When I was a child, I received a disco ball as a birthday gift. Hung haphazardly above my bed and lit by a repurposed old desk lamp, it reflected a scintillating constellation across the ceiling. In a flick of a switch, the quotidian transformed: I had entered a secret world. A kind of Proustian magic occurs when an artwork triggers not only an involuntary memory but an ineffable bodily feeling. Walking into Joan Jonas’s installations—Reanimation (2010/2012/2013) and Wind (1968)—in the East Tanks of Tate Modern did precisely that. The cavernous space had become an enigmatic new universe: the rough walls animated by shimmering video projections, with crystal spheres refracting flickering light, and the howling noise of gale-force wind intertwining with strange percussive sounds. Jonas’s oeuvre eludes genre. Throughout her career, she has blended technology—video screens, re-recorded backdrops, overheard projectors—into historical systems of communication, engaging with traditions of shadow puppetry, mythology, ritualistic music, and Noh theatre. Her work travels from factory lofts to wasteland docks, across landscapes and seascapes, deserts, cities, and hilltops. Jonas’s show at Tate Modern eschews a chronological retrospective in favor of a nonlinear survey paired with live performance and cinema programs. In alignment with Aby Warburg’s logic of …
              “Frieze Film”; “Experimenta”; Philippe Parreno’s “Anywhen”
              Herb Shellenberger
              “A repetitive moment becomes eternity.” This fragment of speech, ringing through Tate Modern’s Turbine Hall in Philippe Parreno’s installation Anywhen (2016), might equally describe the frustration or elation of viewers’ experiences of moving image artworks. This season’s blockbuster exhibitions of film and video—Frieze Film (October 6–9, 2016), BFI London Film Festival’s Experimenta (October 6–16), and Parreno’s commission for Tate Modern (October 4–April 7, 2017)—showcased new works in these media through a variety of structures, some more effective than others. When considered against the relative paucity of moving image works in the booths of Frieze Art Fair this year, the Frieze Film project—which commissioned work by Samson Kambalu, Rachel Maclean, Shana Moulton, and Ming Wong—seemed like an effort to redress the balance. The works were shown at scheduled times in the Frieze auditorium and also on national television as part of Channel 4’s Random Acts strand, which inserts three-minute shorts between programs. But to those already familiar with the oeuvres of the featured artists, this year’s commissions felt too brief; introductions to their style and ideas, rather than fully formed works. When it is installed in an exhibition space, as at the 2015 Venice Biennale and now at London’s Whitechapel Gallery (23 August, …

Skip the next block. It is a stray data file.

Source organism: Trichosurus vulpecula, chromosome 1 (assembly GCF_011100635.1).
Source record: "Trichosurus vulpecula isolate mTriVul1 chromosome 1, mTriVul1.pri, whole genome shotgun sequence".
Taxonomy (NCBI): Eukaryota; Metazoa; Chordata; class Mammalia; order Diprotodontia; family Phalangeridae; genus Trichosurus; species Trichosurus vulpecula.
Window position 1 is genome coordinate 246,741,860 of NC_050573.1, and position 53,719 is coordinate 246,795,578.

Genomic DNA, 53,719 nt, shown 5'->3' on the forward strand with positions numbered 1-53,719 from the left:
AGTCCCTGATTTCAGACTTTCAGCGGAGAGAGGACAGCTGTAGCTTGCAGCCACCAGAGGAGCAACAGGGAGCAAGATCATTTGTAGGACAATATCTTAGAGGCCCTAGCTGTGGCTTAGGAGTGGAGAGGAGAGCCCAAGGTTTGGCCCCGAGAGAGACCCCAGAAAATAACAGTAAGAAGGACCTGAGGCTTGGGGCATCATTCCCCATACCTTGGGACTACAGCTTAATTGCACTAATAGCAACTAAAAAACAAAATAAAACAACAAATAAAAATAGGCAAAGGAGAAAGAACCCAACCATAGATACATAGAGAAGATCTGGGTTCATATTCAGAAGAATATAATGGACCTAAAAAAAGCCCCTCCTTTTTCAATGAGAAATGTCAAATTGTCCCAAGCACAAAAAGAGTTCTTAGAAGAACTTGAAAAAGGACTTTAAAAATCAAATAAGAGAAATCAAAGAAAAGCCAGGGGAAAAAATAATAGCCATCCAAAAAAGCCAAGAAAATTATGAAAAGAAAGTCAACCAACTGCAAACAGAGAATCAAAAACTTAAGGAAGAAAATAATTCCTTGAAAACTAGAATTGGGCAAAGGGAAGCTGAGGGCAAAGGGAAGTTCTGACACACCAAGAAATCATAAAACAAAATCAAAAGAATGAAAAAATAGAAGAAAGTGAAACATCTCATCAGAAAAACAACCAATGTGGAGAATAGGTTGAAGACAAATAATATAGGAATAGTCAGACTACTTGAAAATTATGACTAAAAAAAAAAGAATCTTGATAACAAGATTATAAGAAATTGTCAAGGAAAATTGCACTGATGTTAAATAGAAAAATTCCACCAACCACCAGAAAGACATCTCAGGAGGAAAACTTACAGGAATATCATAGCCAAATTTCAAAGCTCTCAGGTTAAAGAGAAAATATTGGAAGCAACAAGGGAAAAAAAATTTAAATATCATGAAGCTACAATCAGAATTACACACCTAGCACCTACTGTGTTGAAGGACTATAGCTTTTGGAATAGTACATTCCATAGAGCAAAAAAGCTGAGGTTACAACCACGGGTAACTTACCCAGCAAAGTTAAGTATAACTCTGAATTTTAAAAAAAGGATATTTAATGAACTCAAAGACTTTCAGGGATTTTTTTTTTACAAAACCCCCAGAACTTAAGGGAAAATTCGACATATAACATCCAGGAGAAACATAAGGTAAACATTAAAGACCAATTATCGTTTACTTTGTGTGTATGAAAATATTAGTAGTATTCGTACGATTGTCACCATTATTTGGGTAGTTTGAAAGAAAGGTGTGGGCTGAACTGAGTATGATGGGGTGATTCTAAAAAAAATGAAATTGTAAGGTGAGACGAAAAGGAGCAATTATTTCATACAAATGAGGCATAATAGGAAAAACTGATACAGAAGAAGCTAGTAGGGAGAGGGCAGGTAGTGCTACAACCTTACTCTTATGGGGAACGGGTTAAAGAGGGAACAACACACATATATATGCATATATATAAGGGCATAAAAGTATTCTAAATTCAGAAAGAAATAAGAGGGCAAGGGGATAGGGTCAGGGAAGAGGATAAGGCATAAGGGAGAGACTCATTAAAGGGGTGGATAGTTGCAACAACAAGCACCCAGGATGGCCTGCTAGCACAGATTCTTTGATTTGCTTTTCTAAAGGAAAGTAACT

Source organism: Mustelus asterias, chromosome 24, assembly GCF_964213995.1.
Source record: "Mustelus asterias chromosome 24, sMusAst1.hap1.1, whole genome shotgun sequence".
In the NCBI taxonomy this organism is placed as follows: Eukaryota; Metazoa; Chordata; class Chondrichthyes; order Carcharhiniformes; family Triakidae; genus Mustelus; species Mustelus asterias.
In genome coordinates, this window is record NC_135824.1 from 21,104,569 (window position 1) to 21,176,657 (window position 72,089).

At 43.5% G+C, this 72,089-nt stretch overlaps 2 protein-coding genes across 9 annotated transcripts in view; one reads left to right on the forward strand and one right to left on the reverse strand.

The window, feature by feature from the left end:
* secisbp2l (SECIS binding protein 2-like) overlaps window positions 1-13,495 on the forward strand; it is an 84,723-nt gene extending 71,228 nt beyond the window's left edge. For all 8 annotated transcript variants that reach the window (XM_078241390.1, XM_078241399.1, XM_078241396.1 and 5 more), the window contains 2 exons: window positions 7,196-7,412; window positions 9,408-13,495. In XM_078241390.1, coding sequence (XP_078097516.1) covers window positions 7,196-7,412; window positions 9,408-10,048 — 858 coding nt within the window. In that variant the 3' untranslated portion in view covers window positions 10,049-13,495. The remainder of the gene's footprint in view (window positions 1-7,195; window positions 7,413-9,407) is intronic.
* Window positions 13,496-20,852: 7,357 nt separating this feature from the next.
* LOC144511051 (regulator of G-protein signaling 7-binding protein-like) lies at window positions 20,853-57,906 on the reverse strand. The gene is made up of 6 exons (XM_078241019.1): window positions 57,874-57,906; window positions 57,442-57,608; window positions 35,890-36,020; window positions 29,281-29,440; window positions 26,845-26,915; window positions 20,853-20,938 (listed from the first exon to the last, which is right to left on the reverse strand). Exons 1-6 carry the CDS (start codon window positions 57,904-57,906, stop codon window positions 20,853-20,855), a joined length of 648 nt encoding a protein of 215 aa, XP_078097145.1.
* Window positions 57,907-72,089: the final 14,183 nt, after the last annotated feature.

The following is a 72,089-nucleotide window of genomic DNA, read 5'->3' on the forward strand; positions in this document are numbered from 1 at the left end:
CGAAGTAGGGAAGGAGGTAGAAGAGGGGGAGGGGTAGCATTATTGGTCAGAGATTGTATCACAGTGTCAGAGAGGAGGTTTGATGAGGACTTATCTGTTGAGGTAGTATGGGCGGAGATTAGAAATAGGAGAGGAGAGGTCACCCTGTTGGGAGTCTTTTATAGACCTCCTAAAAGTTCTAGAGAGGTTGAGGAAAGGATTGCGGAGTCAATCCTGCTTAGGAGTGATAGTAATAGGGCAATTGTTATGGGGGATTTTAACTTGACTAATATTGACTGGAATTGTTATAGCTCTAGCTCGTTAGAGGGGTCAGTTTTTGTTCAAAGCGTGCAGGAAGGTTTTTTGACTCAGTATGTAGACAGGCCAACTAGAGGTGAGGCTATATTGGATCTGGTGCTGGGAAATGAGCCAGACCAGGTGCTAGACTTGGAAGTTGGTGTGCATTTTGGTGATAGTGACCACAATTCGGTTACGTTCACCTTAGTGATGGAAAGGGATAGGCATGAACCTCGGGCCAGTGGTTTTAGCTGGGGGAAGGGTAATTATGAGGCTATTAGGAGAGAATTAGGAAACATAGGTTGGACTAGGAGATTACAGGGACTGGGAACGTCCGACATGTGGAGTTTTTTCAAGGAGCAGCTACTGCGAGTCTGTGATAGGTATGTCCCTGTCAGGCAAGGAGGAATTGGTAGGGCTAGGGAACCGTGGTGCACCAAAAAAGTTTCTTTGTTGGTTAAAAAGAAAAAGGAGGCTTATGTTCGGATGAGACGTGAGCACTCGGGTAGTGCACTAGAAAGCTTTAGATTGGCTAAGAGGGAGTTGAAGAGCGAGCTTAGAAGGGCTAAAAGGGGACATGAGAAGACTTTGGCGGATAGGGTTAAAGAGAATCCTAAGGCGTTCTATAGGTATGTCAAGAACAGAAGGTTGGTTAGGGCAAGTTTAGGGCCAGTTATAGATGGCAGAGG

Tate Modern’s Switch House
              Ben Eastham
              “When racism and sexism are no longer fashionable,” the Guerilla Girls asked in 1989, “what will your art collection be worth?” Predicting that “the art market won’t bestow mega-buck prices on the work of a few white males forever,” their printed notice listed 67 female artists (several of whom are now on show in the refurbished Tate Modern), at least one work by each of whom could be acquired for the price of a single Jasper Johns painting. Once fly-posted around SoHo in a grassroots campaign by the anonymous collective to protest against institutional discrimination in the art world, the poster is now prominently displayed in the world’s most visited museum dedicated to modern and contemporary art. The framed portfolio of which it is a part, Guerrilla Girls Talk Back (1985–90)—a scathing critique of the role and representation of women and ethnic minorities in twentieth-century Western culture—hangs opposite Marilyn Diptych (1962), Andy Warhol’s paean to American sex, money, and cultural imperialism. The new Tate Modern brings forward the future envisaged by the Guerrilla Girls at the expense of a past embodied in Marilyn. The opening of a vast new wing—a coiled, ten-storey ziggurat designed by Herzog & de Meuron—is the occasion …